3

I am in the first half of my PhD (Pure Mathematics) in the U.S. In this period of time I've read all of my advisors papers (apart from the very early ones), discussed all of them with him, and improved on many of them. My advisor is great: he has been extremely helpful, he'd always read all my stuff, and I definitely learnt a lot from him. I think he also got something from me, since I was able to answer a conjecture and a couple of questions that he had formulated/thought about for quite some time.

However, I feel like I know all the stuff he does at this point: he has very little left to teach me, as I noticed in the last six months.

My current situation is not too bad, I am capable of finding my own projects and most of my publications are based on my own ideas (I have 10 preprints/publications), so I could just go on like this for 2-3 more years. However, I think it would be better for me to go somewhere else, to learn from some other mentor, maybe in some different but related field.

Indirect sentences make me believe that my advisor does not want me to leave, although I never asked him directly. Before I do so, I would like to hear your opinion (I understand that the information I gave is not exhaustive, but nevertheless...).

  • 2
    Can you stick with your advisor but start collaborating with other professors or researchers in your department? – littleO Dec 27 '18 at 13:56
  • This is a possibility. The problem is that even the professors closest (research-wise) to my advisor work in rather different subfields. I think I could do it, but I am not sure if it is the best use of my time. What do you think? – Santaro Dec 27 '18 at 14:14
  • Opinions are, well, opinion-based. We cannot say what you should do or what is best for you; only you can. It seems, however, that you are a successful PhD student, won't have any problem obtaining your PhD and continuing your career as a scientist. Your desire to learn more, from different people, is admirable. You don't need to be invited anywhere to work with other scientists. I guess you already know some names besides your advisor, maybe met them on a conference or a workshop. Reach out to them. Or ask your advisor to connect you with someone outside your uni. (...) – corey979 Dec 27 '18 at 15:05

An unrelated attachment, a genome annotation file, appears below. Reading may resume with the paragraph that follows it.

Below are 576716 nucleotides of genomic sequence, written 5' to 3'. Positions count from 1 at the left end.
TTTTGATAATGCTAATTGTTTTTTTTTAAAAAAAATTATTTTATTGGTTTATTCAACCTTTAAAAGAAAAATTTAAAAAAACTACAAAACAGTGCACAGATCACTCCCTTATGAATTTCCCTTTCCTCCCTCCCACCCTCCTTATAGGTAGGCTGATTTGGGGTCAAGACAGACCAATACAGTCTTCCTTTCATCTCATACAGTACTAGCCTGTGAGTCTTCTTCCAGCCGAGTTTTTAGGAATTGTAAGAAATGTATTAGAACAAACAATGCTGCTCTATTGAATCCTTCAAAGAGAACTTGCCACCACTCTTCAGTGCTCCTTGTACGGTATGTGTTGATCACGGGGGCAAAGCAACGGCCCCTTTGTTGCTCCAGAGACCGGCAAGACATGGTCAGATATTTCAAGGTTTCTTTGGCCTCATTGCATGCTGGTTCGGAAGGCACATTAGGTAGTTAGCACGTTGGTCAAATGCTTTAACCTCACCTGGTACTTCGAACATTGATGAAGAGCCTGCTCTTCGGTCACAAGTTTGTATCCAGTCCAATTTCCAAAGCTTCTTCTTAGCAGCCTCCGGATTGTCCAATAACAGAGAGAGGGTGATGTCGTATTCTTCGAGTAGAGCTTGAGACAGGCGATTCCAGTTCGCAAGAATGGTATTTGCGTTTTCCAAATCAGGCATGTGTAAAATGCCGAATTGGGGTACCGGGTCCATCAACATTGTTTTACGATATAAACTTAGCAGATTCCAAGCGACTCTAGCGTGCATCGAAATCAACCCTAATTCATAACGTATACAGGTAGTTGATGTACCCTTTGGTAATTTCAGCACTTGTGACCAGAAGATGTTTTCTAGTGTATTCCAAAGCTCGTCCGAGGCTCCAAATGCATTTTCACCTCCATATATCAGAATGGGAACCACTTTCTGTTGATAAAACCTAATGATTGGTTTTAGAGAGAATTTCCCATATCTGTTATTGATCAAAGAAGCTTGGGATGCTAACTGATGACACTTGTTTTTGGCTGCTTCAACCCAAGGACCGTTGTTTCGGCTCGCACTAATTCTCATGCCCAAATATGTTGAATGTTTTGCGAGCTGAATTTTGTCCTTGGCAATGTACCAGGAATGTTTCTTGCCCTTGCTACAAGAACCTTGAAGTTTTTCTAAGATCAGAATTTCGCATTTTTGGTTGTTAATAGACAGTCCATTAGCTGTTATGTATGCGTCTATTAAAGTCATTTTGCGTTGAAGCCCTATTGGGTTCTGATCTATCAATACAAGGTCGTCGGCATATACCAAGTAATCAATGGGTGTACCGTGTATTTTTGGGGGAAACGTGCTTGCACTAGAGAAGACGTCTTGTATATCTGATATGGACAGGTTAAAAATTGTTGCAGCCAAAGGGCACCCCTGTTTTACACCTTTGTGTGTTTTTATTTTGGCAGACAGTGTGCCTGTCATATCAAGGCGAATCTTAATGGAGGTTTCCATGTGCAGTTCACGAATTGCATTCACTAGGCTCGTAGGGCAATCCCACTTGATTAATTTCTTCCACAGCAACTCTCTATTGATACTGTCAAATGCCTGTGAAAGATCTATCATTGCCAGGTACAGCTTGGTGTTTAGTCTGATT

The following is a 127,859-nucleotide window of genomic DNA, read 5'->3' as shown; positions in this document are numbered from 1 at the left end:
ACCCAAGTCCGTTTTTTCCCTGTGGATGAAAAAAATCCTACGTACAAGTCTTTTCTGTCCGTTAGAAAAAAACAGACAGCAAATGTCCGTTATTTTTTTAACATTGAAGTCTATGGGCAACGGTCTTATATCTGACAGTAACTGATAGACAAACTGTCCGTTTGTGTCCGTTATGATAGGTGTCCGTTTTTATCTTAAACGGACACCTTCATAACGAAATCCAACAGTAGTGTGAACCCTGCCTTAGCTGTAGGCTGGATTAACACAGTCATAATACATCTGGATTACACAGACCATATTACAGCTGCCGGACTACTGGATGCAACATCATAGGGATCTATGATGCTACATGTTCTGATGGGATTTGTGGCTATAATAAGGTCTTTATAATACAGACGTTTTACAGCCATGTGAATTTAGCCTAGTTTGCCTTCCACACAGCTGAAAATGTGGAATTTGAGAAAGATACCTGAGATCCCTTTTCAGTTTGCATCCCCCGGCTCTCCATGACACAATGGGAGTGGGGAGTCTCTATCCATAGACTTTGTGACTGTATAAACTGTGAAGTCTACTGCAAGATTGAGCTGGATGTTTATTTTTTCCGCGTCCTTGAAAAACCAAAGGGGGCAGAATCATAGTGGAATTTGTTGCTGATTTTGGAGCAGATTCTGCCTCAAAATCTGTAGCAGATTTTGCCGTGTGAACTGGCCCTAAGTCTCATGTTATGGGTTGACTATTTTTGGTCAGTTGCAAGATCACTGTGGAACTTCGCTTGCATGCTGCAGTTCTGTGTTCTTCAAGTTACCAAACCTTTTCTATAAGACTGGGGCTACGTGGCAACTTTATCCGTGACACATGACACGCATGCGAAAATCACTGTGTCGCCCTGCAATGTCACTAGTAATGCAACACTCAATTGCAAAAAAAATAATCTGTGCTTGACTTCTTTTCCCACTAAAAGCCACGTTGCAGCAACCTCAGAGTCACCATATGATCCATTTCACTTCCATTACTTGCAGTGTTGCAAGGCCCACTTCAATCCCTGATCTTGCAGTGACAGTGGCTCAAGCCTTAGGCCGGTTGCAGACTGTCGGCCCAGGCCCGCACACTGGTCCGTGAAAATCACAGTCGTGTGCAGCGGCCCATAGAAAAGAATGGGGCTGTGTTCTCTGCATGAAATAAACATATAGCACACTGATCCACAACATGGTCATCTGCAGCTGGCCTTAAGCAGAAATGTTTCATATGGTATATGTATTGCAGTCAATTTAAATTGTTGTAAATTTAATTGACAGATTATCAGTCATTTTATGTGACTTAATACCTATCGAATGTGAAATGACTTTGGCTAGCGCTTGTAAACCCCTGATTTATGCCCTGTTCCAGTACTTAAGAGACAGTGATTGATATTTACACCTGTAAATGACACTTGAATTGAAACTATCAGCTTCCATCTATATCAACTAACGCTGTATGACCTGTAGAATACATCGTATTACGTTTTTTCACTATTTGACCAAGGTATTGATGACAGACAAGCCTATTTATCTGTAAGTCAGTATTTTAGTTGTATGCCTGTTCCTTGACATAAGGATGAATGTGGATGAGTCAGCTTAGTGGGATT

• 2
    (...) You can spend the remaining years of your PhD studies working on different topics than your thesis will be about. You can go to conferences and network. You might be able to visit some other institute for a week/month/semester. You need to either find out what are your options by yourself, ask your colleagues, or talk honestly with your advisor about your research path. – corey979 Dec 27 '18 at 15:07
  • 2
    If I were in your shoes, I would look for fellowships, grants to be a visiting scholar and working with other elite researchers, I don't know how is the situation in pure mathematics. The most important is making connections with well-established academic researchers in your field, but you must have a discussion with your supervisor, s(he) the only one can really optimize the coming years through fulfilling your thoughts and ideas how the next two years should be fruitful. – user39171 Dec 27 '18 at 15:30
1

If your professor really doesn't want you to leave, he needs to offer you a permanent position. It may be that keeping your association going would be good for you. But you need to leave the nest eventually and fly on your own.

But it sounds like you are in a good position to finish your doctorate early. I suggest that you do that, at least. Accelerate anywhere you can.

There is no reason that you can't explore a position elsewhere as you get closer to the end, to see what is on offer. It is good to have options.

To maximize your future, stay as helpful and cooperative as possible.

  • My advisor said I am ready to graduate (I have been ready for a while actually). However, he suggested that I stay a bit longer in the program, so that I have done more stuff. I take it you disagree with this? – Santaro Dec 27 '18 at 13:15
  • 1
    I don't have all the details. Your funding may affect the decision. So might the state of the economy. But if you are ready, you should, at the very least, explore your options there and elsewhere. – Buffy Dec 27 '18 at 13:17
  • 3
    @Santaro Have you started asking around and applying for positions? Best time to to look for your next job is while you still have one. – Anyon Dec 27 '18 at 13:26
  • 1
    People seldom get invited. You've got to look, and ask. – Buffy Dec 27 '18 at 13:29
  • 6
    Another option to consider: you could spend a semester/year visiting another institution, while continuing your phd. – Federico Poloni Dec 27 '18 at 14:03
0

Push on out of there. You are a capable, independent researcher now. This is normal in second half of Ph.D. but happens at different speed for different people (some never get there). Write up your thesis and dump it on the committee.

Of course advisor wants to keep you since you are so productive now. But you need to do what is right for you. You have already done enough for the old man with the 10 coauthorships--lot better than the unpublished slugs. Go find new mountains to climb. Don't dawdle in grad school, if you are a superstar.

Your Answer

By clicking “Post Your Answer”, you agree to our terms of service, privacy policy and cookie policy

Not the answer you're looking for? Browse other questions tagged or ask your own question.